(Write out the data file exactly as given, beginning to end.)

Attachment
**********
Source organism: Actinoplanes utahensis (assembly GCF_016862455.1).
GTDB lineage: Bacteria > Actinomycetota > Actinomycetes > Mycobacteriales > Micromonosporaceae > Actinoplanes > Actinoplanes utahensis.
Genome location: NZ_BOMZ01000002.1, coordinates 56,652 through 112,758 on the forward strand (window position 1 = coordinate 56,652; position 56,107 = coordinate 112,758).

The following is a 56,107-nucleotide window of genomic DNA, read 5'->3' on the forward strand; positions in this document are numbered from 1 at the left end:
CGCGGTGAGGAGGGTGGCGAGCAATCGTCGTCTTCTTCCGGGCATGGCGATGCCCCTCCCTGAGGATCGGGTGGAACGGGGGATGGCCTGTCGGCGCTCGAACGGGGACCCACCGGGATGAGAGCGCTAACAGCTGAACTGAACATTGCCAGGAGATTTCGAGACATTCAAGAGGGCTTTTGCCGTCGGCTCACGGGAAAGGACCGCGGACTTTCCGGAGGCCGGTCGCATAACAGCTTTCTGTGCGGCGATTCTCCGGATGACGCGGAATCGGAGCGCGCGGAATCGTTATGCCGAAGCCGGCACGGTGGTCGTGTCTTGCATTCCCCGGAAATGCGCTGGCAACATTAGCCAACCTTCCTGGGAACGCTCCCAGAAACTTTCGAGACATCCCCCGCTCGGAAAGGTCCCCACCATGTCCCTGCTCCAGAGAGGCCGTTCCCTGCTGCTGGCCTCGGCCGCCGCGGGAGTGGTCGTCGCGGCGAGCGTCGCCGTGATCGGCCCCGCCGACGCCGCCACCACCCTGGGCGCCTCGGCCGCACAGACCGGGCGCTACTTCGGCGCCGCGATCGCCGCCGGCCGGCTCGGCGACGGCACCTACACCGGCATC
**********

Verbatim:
Source organism: Actinoplanes utahensis (assembly GCF_016862455.1).
GTDB lineage: Bacteria > Actinomycetota > Actinomycetes > Mycobacteriales > Micromonosporaceae > Actinoplanes > Actinoplanes utahensis.
Genome location: NZ_BOMZ01000002.1, coordinates 56,652 through 112,758 on the forward strand (window position 1 = coordinate 56,652; position 56,107 = coordinate 112,758).

The following is a 56,107-nucleotide window of genomic DNA, read 5'->3' on the forward strand; positions in this document are numbered from 1 at the left end:
CGCGGTGAGGAGGGTGGCGAGCAATCGTCGTCTTCTTCCGGGCATGGCGATGCCCCTCCCTGAGGATCGGGTGGAACGGGGGATGGCCTGTCGGCGCTCGAACGGGGACCCACCGGGATGAGAGCGCTAACAGCTGAACTGAACATTGCCAGGAGATTTCGAGACATTCAAGAGGGCTTTTGCCGTCGGCTCACGGGAAAGGACCGCGGACTTTCCGGAGGCCGGTCGCATAACAGCTTTCTGTGCGGCGATTCTCCGGATGACGCGGAATCGGAGCGCGCGGAATCGTTATGCCGAAGCCGGCACGGTGGTCGTGTCTTGCATTCCCCGGAAATGCGCTGGCAACATTAGCCAACCTTCCTGGGAACGCTCCCAGAAACTTTCGAGACATCCCCCGCTCGGAAAGGTCCCCACCATGTCCCTGCTCCAGAGAGGCCGTTCCCTGCTGCTGGCCTCGGCCGCCGCGGGAGTGGTCGTCGCGGCGAGCGTCGCCGTGATCGGCCCCGCCGACGCCGCCACCACCCTGGGCGCCTCGGCCGCACAGACCGGGCGCTACTTCGGCGCCGCGATCGCCGCCGGCCGGCTCGGCGACGGCACCTACACCGGCATC